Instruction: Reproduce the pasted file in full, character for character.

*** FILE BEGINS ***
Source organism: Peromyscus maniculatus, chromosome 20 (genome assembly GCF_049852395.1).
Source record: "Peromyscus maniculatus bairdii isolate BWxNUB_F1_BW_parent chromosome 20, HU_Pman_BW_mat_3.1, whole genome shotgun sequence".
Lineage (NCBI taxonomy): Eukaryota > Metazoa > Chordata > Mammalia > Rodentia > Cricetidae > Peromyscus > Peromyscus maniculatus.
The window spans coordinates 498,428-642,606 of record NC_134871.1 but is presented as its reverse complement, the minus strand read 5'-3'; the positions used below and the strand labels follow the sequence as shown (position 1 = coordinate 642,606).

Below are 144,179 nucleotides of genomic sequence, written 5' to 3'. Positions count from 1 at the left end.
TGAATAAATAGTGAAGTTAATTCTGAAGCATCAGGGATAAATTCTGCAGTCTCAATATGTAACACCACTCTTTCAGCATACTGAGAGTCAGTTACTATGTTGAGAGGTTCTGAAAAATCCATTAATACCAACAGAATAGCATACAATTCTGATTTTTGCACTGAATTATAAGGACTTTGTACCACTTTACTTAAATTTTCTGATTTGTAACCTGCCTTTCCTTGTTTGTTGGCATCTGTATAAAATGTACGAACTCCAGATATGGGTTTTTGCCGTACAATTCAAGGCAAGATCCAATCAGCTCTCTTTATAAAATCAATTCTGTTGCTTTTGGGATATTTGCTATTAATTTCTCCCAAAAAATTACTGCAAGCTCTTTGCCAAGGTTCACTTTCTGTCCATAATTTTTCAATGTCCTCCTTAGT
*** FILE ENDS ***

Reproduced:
Source organism: Peromyscus maniculatus, chromosome 20 (genome assembly GCF_049852395.1).
Source record: "Peromyscus maniculatus bairdii isolate BWxNUB_F1_BW_parent chromosome 20, HU_Pman_BW_mat_3.1, whole genome shotgun sequence".
Lineage (NCBI taxonomy): Eukaryota > Metazoa > Chordata > Mammalia > Rodentia > Cricetidae > Peromyscus > Peromyscus maniculatus.
The window spans coordinates 498,428-642,606 of record NC_134871.1 but is presented as its reverse complement, the minus strand read 5'-3'; the positions used below and the strand labels follow the sequence as shown (position 1 = coordinate 642,606).

Below are 144,179 nucleotides of genomic sequence, written 5' to 3'. Positions count from 1 at the left end.
TGAATAAATAGTGAAGTTAATTCTGAAGCATCAGGGATAAATTCTGCAGTCTCAATATGTAACACCACTCTTTCAGCATACTGAGAGTCAGTTACTATGTTGAGAGGTTCTGAAAAATCCATTAATACCAACAGAATAGCATACAATTCTGATTTTTGCACTGAATTATAAGGACTTTGTACCACTTTACTTAAATTTTCTGATTTGTAACCTGCCTTTCCTTGTTTGTTGGCATCTGTATAAAATGTACGAACTCCAGATATGGGTTTTTGCCGTACAATTCAAGGCAAGATCCAATCAGCTCTCTTTATAAAATCAATTCTGTTGCTTTTGGGATATTTGCTATTAATTTCTCCCAAAAAATTACTGCAAGCTCTTTGCCAAGGTTCACTTTCTGTCCATAATTTTTCAATGTCCTCCTTAGT